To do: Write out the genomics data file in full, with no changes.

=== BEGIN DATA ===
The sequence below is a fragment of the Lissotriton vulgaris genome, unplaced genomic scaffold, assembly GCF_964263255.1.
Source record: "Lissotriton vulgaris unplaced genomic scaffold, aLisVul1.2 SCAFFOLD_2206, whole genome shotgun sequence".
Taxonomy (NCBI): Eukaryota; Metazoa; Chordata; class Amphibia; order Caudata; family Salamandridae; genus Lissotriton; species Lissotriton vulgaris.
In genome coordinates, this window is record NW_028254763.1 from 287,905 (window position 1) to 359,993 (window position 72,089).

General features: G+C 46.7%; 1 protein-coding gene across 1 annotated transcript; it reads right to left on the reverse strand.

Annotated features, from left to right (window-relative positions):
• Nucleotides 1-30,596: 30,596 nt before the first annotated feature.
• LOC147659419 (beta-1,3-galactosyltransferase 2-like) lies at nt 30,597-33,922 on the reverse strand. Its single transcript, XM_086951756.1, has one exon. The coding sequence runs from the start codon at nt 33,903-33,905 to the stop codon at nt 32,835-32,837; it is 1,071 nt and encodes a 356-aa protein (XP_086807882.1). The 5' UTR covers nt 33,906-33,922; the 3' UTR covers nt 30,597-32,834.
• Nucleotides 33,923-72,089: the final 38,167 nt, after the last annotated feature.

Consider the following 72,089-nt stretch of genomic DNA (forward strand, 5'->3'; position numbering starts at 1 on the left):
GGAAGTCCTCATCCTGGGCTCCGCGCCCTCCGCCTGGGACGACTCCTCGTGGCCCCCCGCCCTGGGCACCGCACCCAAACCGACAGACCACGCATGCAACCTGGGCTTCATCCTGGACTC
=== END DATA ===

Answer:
The sequence below is a fragment of the Lissotriton vulgaris genome, unplaced genomic scaffold, assembly GCF_964263255.1.
Source record: "Lissotriton vulgaris unplaced genomic scaffold, aLisVul1.2 SCAFFOLD_2206, whole genome shotgun sequence".
Taxonomy (NCBI): Eukaryota; Metazoa; Chordata; class Amphibia; order Caudata; family Salamandridae; genus Lissotriton; species Lissotriton vulgaris.
In genome coordinates, this window is record NW_028254763.1 from 287,905 (window position 1) to 359,993 (window position 72,089).

General features: G+C 46.7%; 1 protein-coding gene across 1 annotated transcript; it reads right to left on the reverse strand.

Annotated features, from left to right (window-relative positions):
• Nucleotides 1-30,596: 30,596 nt before the first annotated feature.
• LOC147659419 (beta-1,3-galactosyltransferase 2-like) lies at nt 30,597-33,922 on the reverse strand. Its single transcript, XM_086951756.1, has one exon. The coding sequence runs from the start codon at nt 33,903-33,905 to the stop codon at nt 32,835-32,837; it is 1,071 nt and encodes a 356-aa protein (XP_086807882.1). The 5' UTR covers nt 33,906-33,922; the 3' UTR covers nt 30,597-32,834.
• Nucleotides 33,923-72,089: the final 38,167 nt, after the last annotated feature.

Consider the following 72,089-nt stretch of genomic DNA (forward strand, 5'->3'; position numbering starts at 1 on the left):
GGAAGTCCTCATCCTGGGCTCCGCGCCCTCCGCCTGGGACGACTCCTCGTGGCCCCCCGCCCTGGGCACCGCACCCAAACCGACAGACCACGCATGCAACCTGGGCTTCATCCTGGACTC